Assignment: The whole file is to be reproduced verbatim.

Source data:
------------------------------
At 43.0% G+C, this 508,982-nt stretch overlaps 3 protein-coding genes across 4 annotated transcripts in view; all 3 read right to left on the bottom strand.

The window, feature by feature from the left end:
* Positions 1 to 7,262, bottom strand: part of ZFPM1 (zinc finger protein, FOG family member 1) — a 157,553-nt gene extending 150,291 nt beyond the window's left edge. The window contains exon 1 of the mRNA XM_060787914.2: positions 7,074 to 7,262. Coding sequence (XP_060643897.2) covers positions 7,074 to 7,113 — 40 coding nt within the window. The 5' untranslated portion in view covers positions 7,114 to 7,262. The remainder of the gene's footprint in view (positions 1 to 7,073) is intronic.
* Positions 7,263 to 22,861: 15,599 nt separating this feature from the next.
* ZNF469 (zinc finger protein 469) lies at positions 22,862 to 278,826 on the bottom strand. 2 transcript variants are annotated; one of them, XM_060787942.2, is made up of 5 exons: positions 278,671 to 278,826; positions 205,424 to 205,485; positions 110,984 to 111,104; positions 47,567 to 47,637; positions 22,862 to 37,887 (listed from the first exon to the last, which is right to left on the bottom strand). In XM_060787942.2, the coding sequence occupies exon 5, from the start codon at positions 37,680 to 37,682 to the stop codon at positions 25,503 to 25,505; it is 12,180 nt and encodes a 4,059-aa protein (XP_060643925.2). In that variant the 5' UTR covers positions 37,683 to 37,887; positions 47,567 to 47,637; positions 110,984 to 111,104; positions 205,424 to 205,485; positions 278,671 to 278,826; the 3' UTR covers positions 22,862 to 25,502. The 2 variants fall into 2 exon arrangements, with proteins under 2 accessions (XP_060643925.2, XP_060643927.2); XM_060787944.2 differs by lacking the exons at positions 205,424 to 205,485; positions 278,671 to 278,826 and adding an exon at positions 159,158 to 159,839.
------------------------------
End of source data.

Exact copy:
At 43.0% G+C, this 508,982-nt stretch overlaps 3 protein-coding genes across 4 annotated transcripts in view; all 3 read right to left on the bottom strand.

The window, feature by feature from the left end:
* Positions 1 to 7,262, bottom strand: part of ZFPM1 (zinc finger protein, FOG family member 1) — a 157,553-nt gene extending 150,291 nt beyond the window's left edge. The window contains exon 1 of the mRNA XM_060787914.2: positions 7,074 to 7,262. Coding sequence (XP_060643897.2) covers positions 7,074 to 7,113 — 40 coding nt within the window. The 5' untranslated portion in view covers positions 7,114 to 7,262. The remainder of the gene's footprint in view (positions 1 to 7,073) is intronic.
* Positions 7,263 to 22,861: 15,599 nt separating this feature from the next.
* ZNF469 (zinc finger protein 469) lies at positions 22,862 to 278,826 on the bottom strand. 2 transcript variants are annotated; one of them, XM_060787942.2, is made up of 5 exons: positions 278,671 to 278,826; positions 205,424 to 205,485; positions 110,984 to 111,104; positions 47,567 to 47,637; positions 22,862 to 37,887 (listed from the first exon to the last, which is right to left on the bottom strand). In XM_060787942.2, the coding sequence occupies exon 5, from the start codon at positions 37,680 to 37,682 to the stop codon at positions 25,503 to 25,505; it is 12,180 nt and encodes a 4,059-aa protein (XP_060643925.2). In that variant the 5' UTR covers positions 37,683 to 37,887; positions 47,567 to 47,637; positions 110,984 to 111,104; positions 205,424 to 205,485; positions 278,671 to 278,826; the 3' UTR covers positions 22,862 to 25,502. The 2 variants fall into 2 exon arrangements, with proteins under 2 accessions (XP_060643925.2, XP_060643927.2); XM_060787944.2 differs by lacking the exons at positions 205,424 to 205,485; positions 278,671 to 278,826 and adding an exon at positions 159,158 to 159,839.